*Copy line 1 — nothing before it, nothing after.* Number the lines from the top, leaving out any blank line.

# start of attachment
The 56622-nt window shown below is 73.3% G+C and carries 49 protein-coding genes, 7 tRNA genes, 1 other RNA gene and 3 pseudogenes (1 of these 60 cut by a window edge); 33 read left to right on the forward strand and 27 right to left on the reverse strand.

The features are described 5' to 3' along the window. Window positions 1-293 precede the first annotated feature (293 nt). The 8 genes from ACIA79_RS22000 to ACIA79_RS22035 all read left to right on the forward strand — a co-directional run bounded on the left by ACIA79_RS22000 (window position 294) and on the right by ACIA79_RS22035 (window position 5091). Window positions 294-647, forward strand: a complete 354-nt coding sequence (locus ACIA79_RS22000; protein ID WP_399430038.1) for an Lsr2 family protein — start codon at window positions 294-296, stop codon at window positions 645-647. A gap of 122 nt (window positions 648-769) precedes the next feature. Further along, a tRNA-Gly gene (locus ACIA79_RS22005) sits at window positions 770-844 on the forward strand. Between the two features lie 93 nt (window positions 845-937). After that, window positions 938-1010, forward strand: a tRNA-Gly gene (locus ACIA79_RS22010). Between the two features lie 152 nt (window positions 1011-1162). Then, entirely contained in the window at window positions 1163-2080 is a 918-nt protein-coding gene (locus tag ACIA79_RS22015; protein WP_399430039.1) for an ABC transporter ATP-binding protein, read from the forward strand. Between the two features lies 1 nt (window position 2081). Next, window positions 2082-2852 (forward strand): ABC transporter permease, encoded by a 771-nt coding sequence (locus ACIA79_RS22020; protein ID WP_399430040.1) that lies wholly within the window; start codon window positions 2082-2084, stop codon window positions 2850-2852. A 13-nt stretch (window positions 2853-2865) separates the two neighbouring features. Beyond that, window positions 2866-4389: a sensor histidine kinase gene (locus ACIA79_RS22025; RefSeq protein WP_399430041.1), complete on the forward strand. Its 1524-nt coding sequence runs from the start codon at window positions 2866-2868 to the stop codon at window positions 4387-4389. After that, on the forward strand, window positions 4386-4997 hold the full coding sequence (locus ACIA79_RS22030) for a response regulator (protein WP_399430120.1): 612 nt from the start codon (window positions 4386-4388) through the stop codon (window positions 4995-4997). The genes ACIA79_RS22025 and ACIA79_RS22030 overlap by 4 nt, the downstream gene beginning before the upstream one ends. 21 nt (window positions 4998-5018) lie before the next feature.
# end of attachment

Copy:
The 56622-nt window shown below is 73.3% G+C and carries 49 protein-coding genes, 7 tRNA genes, 1 other RNA gene and 3 pseudogenes (1 of these 60 cut by a window edge); 33 read left to right on the forward strand and 27 right to left on the reverse strand.